The Congregation, of pontifical right, is composed of four autonomous monasteries, governed by prioresses elected for six years (renewable). They are united in the same spirit, under the guidance of an elected Prioress President. Since 30th April, 1987 the Congregation has been aggregated to that of Subiaco-Monte Cassino. The monasteries follow the Rule of St Benedict, with an emphasis on simplicity (prioresses rather than abbesses), of which St Benedict in the cave of Subiaco is the model.


The present Condition of the Communities

In 1991, conscious of the fragility of the Congregation and the evolution of the world, a reflection was held which led to a geographical re-shaping of its members.


NDCalvairePraillesMonastery of the Annunciation at Prailles

The first monastery of the Congregation, founded on 25th October, 1617, has the aim of the unity of Christians, which has been an integral part of our inspiration since the beginning. As a sign of unity at the end of summer 1999, six sisters walked from Saint-Julien-l’Ars to Prailles with four Protestant sisters, deaconesses of Reuilly, stopping at Catholic and Protestant communities of Poitou. Each year on Easter morning Protestants and Catholics come together to celebrate joyfully the resurrection of the Lord and share breakfast! In 2017 an umbrella pine, symbol of the Protestantism of Poitou, was planted at the request of the local reformed Protestants.

Our Benedictine life invites us to bless God for his creation, for everything he has entrusted to us. It carries a note of sobriety, sharing and renouncement of superfluities. Our work, our food, our habitation and our awareness of the environment help us to play a part in today’s ecological challenge. In the 1950s the community opened a printing shop. In 2011, faced with the growing complexity of the trade, a community reflection let us to return to typography. We are investigating the possibilities offered by this traditional technique to find a work which is more manual and creative, more compatible with our monastic life. The creation of religious cards and little carnets by hand, with lead characters engraved in wood, printed on a plate, is the fruit of our meditation on the Word and of our prayer.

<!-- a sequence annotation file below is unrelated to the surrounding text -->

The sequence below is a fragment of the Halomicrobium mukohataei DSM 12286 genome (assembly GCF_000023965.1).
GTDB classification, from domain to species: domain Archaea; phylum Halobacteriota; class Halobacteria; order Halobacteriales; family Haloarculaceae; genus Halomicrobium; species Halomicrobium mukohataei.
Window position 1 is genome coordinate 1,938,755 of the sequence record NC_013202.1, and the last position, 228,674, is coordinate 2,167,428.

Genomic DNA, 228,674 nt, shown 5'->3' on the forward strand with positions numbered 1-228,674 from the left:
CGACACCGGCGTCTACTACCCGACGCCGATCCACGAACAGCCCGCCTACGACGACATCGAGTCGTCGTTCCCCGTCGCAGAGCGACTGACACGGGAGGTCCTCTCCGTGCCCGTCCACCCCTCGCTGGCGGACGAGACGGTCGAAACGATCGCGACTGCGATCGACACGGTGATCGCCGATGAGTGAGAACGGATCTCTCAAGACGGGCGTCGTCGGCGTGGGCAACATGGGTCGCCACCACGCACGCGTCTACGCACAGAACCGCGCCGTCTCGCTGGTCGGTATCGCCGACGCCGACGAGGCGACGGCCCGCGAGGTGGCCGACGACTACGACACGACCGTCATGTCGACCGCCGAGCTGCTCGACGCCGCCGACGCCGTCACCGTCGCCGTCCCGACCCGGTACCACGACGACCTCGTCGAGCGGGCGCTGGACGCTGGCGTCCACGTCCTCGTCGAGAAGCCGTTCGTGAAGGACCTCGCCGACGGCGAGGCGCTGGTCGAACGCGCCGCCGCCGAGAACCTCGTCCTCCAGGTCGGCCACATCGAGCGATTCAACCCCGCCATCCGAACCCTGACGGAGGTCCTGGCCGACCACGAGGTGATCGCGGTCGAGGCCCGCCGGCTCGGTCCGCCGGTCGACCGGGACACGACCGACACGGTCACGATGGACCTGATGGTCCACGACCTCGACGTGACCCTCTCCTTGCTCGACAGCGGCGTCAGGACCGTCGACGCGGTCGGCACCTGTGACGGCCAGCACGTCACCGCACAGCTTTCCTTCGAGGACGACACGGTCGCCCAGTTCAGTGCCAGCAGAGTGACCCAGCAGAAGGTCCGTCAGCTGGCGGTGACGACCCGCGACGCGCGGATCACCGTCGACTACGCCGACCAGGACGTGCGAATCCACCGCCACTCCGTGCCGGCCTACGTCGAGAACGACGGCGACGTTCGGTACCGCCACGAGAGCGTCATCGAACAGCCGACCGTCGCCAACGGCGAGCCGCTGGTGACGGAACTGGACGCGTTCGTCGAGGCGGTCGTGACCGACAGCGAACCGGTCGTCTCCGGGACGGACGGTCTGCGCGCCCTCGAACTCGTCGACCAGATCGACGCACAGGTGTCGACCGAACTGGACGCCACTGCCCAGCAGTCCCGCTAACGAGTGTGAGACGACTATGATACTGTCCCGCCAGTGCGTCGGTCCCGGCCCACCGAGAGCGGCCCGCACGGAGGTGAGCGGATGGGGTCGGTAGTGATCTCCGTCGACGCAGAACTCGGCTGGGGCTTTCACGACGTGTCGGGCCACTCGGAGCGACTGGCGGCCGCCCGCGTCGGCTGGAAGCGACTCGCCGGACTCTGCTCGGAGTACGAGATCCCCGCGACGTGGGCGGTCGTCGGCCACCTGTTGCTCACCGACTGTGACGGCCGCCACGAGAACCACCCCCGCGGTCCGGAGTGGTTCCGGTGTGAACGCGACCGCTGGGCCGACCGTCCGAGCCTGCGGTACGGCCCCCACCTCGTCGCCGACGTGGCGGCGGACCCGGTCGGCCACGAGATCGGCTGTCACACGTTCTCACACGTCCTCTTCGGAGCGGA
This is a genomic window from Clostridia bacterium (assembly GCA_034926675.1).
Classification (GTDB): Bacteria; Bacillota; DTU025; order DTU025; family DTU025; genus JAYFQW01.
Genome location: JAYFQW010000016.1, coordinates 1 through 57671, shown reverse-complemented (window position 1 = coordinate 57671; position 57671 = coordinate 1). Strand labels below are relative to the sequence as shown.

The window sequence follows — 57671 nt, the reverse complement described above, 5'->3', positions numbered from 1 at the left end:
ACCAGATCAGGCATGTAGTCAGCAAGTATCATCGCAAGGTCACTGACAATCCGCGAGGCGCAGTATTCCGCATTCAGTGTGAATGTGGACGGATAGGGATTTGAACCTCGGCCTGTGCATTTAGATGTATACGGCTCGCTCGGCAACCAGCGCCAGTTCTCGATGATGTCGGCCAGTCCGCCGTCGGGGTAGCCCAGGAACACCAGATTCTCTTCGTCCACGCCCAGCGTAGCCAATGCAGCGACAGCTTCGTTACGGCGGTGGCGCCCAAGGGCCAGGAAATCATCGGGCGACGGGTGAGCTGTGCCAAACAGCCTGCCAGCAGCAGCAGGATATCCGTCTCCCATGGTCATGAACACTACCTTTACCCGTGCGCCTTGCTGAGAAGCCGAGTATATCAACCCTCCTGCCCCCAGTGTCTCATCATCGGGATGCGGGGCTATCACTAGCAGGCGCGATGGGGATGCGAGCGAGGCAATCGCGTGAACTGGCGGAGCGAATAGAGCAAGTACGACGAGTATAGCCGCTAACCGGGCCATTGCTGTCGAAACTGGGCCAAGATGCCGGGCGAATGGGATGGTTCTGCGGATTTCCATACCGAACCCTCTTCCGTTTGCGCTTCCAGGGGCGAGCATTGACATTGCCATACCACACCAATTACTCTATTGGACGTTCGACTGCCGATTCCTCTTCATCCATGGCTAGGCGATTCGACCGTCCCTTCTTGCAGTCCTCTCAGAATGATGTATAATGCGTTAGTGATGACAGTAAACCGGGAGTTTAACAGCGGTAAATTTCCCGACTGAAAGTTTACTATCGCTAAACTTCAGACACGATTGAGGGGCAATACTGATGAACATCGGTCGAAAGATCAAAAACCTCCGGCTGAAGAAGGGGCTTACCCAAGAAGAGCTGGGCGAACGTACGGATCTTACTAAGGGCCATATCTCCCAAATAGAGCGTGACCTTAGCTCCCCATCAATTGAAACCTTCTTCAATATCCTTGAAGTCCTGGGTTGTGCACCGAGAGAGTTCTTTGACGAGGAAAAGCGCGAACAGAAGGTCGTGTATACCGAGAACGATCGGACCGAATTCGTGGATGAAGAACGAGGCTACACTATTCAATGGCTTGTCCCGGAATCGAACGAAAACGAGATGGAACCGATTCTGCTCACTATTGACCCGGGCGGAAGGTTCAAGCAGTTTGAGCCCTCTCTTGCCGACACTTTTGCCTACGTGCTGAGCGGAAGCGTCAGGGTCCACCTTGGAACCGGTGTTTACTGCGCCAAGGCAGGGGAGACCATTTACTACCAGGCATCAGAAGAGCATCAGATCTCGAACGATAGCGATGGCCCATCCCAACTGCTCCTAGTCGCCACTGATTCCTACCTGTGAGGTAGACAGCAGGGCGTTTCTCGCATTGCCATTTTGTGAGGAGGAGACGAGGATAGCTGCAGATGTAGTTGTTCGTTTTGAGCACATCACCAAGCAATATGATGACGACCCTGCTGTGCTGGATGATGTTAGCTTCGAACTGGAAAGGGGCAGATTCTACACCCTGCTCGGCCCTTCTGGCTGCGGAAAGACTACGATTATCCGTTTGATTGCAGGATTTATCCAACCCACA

NDCalvaireAngersMonastery of the Presentation at Angers

The monastery of the Presentation, remaining on the same site as the foundation in 1619, is a witness to our history. A ‘Staircase of St Benedict’ was set up in 2016. It offers young women a space to base their lives on Christ with the values of human and spiritual wisdom seen in the Rule of St Benedict. This historic place harbours also a Carmelite community, missionary brothers of Mary Immaculate, and the Lazarus Community (housing shared by active young people and those who need their care).


Monastery of Notre-Dame at Bouzy-la-Forêt